Black Postcards

Black Postcards

A Rock & Roll Romance

Book - 2008
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A bewitching account of the lures, torments, and rewards of making and performing some of the most interesting music in some of the most iconic indie bands (Galaxie 500, Luna) in recent memory What do you do if you're an outsider with a funny accent coming of age in alien bastions of privilege in New York City and Cambridge, Massachusetts? If you're a certain sort of kid, you front a rock band. And if you're Dean Wareham, you end up founding a rock band, Galaxie 500, that continues to enjoy what can be called notable postmortem cult success. And then you start a new band, Luna, which enjoys even more spectacular, albeit still "cult" success (which means they don't play your songs on mainstream radio and you never crack MTV), until, some fifteen years after it began, that band reaches its natural end too. And then you write a book about it all: an unsentimental journey through the great, world-wide indiemusic landscape. A wickedly honest and unsparing account of a journey through the music world-the artistry and the hustle, the effortless success and the high living as well as the bitter pills and self-inflicted wounds-by a brilliant and fearless participant-observer, Black Postcards is absurdly rich in rewards for anyone who was ever in a band or just took an interest in indie music over the past twenty years-a sort of Kitchen Confidential written by a different species of front man. Black Postcards also captures what has happened, for good and ill, to the entire ecosystem of popular music over this time of radical change, a time when categories like "indie" and "alternative" started to morph beyond all recognition. Rolling Stone called Dean Wareham's band Luna "the greatest band you've never heard of " and named its album Penthouse one of its 100 greatest rock albums of our time. Black Postcards is also about what it's like to have to pretend to be civil as you answer the same helpful question over and over again, "Why aren't you guys more famous?" Why indeed?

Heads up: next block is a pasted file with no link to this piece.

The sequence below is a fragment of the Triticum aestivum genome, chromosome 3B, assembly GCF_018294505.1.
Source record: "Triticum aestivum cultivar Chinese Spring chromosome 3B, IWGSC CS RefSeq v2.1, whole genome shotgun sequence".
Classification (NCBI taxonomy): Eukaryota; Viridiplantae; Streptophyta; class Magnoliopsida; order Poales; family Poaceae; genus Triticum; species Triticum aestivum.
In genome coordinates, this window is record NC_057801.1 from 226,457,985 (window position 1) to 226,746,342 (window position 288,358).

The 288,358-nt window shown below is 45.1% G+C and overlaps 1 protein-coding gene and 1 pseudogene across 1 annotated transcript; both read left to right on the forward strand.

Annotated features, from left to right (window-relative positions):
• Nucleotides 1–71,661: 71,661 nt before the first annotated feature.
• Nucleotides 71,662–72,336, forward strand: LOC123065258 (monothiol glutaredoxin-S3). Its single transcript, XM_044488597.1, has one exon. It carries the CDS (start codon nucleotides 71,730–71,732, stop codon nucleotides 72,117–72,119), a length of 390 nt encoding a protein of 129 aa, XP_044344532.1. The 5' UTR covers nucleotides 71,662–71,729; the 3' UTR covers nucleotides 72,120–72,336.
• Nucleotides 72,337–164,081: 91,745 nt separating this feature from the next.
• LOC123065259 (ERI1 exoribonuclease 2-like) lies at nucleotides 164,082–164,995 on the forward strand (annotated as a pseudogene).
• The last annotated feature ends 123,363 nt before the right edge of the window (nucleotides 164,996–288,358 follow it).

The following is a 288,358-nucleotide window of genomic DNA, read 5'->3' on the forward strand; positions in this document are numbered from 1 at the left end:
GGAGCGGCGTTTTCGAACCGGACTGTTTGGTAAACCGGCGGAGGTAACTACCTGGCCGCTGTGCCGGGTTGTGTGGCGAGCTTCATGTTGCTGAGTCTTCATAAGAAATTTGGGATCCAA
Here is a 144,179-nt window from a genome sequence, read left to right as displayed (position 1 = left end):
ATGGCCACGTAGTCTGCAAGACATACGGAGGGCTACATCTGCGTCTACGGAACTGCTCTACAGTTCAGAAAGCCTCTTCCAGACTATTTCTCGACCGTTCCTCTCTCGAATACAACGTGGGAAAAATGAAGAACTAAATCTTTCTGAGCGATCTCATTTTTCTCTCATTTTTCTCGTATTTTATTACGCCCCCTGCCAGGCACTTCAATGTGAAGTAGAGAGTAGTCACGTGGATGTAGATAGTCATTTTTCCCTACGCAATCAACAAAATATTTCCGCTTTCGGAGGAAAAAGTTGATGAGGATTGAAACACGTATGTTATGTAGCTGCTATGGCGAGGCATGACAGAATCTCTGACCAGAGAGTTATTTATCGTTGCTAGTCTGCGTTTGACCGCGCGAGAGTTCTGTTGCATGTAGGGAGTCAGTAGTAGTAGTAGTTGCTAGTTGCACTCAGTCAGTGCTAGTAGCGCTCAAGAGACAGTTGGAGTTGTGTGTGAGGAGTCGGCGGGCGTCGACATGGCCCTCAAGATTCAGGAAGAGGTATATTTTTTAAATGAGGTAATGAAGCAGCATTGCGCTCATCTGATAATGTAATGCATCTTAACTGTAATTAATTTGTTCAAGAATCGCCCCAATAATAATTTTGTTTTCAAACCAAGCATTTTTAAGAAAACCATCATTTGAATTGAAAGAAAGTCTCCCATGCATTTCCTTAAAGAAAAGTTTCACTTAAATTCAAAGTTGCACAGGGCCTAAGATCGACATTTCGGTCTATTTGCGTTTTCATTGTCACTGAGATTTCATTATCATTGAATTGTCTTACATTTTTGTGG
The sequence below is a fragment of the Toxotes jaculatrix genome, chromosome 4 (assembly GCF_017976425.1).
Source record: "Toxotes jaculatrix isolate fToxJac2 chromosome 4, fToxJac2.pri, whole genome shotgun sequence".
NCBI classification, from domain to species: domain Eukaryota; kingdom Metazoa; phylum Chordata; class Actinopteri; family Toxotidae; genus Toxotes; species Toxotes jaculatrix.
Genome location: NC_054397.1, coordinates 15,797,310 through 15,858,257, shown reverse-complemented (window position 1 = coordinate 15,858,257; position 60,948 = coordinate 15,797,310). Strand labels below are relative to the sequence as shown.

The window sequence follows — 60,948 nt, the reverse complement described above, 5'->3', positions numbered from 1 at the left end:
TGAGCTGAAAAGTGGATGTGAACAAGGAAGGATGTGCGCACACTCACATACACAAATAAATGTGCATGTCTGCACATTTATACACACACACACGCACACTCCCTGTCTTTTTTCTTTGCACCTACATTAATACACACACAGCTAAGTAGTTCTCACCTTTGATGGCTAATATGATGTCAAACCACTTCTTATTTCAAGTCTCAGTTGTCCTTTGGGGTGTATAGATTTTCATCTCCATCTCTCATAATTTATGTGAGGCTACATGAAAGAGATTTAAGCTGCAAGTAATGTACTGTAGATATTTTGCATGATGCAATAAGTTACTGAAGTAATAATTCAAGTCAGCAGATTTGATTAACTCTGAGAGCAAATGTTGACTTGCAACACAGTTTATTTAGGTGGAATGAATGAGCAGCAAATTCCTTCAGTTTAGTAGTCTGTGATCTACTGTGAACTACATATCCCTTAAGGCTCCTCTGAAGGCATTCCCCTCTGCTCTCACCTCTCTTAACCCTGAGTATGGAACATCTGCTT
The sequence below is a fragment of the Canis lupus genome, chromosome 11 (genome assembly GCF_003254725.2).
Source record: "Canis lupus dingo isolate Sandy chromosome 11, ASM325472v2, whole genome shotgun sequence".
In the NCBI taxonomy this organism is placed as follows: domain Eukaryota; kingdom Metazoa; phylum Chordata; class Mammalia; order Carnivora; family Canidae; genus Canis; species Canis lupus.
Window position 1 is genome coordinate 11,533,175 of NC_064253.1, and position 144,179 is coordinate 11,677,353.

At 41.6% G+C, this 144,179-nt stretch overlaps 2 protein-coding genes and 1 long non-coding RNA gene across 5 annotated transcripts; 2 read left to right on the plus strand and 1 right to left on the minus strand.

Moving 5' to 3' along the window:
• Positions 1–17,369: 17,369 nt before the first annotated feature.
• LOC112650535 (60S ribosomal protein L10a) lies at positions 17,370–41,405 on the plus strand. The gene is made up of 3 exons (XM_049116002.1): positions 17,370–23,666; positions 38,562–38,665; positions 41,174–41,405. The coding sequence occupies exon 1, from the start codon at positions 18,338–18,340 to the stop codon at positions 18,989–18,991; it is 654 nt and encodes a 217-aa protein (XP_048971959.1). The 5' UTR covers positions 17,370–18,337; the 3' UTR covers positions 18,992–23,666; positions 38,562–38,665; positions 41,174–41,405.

Publisher: New York : Penguin Press, 2008.
ISBN: 9781594201554
1594201552
Branch Call Number: 782.42166 Wareham 06/2008
Characteristics: 324 p., [16] p. of plates :,ill. ;,24 cm.

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JCLHilaryS May 02, 2013

Frontman for bands Galaxie 500 and Luna, Dean Wareham chronicles his life before, during and after the breakup of both of his bands, and his first marriage. The book is written rather simply and honestly. Wareham is up front about drug use, tempers and infidelity, and is neither cagey about these... Read More »


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JCLHilaryS May 02, 2013

Frontman for bands Galaxie 500 and Luna, Dean Wareham chronicles his life before, during and after the breakup of both of his bands, and his first marriage. The book is written rather simply and honestly. Wareham is up front about drug use, tempers and infidelity, and is neither cagey about these things, but neither does he glorify them. Things just are. They happened and he relays it all in a very matter of fact tone. The first portion of the book focuses on Dean’s early life: his childhood and his family life. Also featured are copious lists of bands he saw in concert during his early years. I supposed we are to read between the lines here and see where his influences lie, but it comes across more of name dropping than discussion of musical taste and influences. The book becomes far more compelling when it shifts to discussing first Galaxie 500, then Luna. The book chronicles the formation, lifespan and disintegration of each band. Wareham lays it all out, and doesn’t make much of a case for being in a band. The majority of chronicled events sound pretty rough, not the glamour one expects. Wareham also does a fine job of explaining how music contracts work, why bands must tour and keep producing more and more albums, and why the stress of it all can lead to the demise of our favorite bands.

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